Teach the deaf sign language and you teach them anything

Wednesday March 14 2018


My attention has been drawn to an article by Veronica Onjoro, Teach Kiswahili to hearing impaired (DN, March 7).

Veronica makes a very pertinent point which most teachers and policymakers always brush aside — that deaf children have the capacity to learn English and Kiswahili, the two spoken languages that any Kenyan who goes to school must learn.

The deaf can compete with their hearing peers to the highest level in education and professionally.

The argument that they will be overburdened if we teach them both languages doesn’t hold water.

If we consider Kenyan Sign Language (KSL) as the mother tongue of the deaf, how does learning it and another additional language(s) become a burden?

In Sweden, deaf children learn Swedish Sign Language, Swedish spoken language and English.

In Sweden, there are many deaf professionals who are beneficiaries of this system, called the Bilingual-bicultural (Bibi) approach.

The Bibi approach in Kenya would focus on the education of the deaf through KSL, Kiswahili and English with English and Kiswahili taught as second languages through reading and writing.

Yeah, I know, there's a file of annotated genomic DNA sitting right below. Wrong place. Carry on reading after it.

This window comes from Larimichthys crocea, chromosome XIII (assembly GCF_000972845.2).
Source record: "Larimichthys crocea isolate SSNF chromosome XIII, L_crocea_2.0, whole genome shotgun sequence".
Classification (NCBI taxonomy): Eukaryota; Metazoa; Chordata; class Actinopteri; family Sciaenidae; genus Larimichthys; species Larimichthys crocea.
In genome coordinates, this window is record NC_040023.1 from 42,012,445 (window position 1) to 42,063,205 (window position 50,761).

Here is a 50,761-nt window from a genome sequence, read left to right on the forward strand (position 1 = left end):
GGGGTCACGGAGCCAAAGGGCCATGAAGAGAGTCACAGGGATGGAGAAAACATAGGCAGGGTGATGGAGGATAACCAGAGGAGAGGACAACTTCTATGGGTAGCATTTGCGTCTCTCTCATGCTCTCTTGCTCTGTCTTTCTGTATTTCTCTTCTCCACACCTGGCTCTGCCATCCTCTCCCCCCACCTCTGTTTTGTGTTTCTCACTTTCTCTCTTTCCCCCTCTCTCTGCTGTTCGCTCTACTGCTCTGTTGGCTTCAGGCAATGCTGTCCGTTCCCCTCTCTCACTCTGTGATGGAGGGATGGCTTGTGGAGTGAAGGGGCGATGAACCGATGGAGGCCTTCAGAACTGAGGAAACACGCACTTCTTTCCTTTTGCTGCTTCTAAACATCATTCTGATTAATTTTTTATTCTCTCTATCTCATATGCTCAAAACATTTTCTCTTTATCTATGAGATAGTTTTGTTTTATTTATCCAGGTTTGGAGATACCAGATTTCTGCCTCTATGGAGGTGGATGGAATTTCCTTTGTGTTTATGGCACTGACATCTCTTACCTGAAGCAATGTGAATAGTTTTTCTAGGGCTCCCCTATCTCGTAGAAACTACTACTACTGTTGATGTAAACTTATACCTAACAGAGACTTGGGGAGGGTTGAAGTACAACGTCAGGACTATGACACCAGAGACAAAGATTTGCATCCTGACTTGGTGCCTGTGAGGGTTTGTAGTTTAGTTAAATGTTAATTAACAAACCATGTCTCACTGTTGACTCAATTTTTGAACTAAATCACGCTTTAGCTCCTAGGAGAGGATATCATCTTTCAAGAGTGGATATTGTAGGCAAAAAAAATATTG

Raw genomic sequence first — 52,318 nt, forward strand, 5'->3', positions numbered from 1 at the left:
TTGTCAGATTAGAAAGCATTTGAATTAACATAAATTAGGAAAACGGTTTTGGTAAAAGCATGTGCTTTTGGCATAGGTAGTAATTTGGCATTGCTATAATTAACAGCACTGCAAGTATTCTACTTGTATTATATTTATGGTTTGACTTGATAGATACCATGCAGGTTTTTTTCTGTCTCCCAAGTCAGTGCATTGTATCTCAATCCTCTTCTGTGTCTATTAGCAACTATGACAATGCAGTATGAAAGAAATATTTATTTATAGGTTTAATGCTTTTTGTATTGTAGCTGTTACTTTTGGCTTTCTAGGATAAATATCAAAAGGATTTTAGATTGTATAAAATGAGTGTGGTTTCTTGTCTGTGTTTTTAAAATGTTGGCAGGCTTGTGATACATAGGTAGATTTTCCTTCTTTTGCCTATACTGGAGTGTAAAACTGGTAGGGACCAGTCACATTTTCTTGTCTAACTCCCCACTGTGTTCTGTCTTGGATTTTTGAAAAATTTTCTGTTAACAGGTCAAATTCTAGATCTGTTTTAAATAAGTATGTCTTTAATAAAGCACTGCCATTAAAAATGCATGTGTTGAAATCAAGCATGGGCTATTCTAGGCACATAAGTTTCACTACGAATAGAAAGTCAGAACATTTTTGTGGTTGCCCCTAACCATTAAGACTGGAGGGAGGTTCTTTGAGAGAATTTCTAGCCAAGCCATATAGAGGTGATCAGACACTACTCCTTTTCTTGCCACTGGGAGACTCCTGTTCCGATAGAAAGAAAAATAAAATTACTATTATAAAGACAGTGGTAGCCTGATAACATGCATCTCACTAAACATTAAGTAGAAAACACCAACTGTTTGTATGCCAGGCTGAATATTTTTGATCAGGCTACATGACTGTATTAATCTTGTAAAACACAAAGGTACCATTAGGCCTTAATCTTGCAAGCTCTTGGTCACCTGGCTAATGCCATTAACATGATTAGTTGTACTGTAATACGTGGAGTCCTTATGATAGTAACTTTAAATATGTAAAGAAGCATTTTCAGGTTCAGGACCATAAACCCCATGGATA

However, it is important to note that people who are deaf learn spoken languages like English and Kiswahili so that they can read and write them, not speak them.

The real problem in deaf education is deaf education. Period. Meaning, there is a lot that ails the education for the deaf in Kenya.

Therefore, teaching Kiswahili alone, important as it is (and I agree it is important), will not solve that.

Until we come to the realisation that the main issue with deaf education is communication and start to engage language specialists in mapping out the future for deaf education, we are doomed to fail.

Curriculum developers must realise that developing a curriculum for the deaf is different.

It’s not about the content; this (content) should be the same as for the non-deaf pupils but for the deaf the bottom line is communication.

The deaf have a unique communication need. They use a visual-gestural language, which is different from the audio or sound-based communication system used by the majority of hearing people, including most of the teachers of the deaf.

Let me point out also that it is not true that KSL follows the language structure of American Sign Language as indicated in the article.

Even if they share the same structure, it may just be as coincidental as English sharing the same word order with Kiswahili.

I work at the Department of Kiswahili and Kenya Sign Language Research Project (KSLRP), University of Nairobi.

As an expert, I shall root for the Bibi approach as it advocates for the use of KSL as the medium of instruction in schools for the deaf.

We shouldn’t be playing Russian roulette with the lives of our deaf children with unnecessary experiments that we know will lead nowhere while we know where the solution lies.
Dr Jefwa G. Mweri (PhD), Nairobi.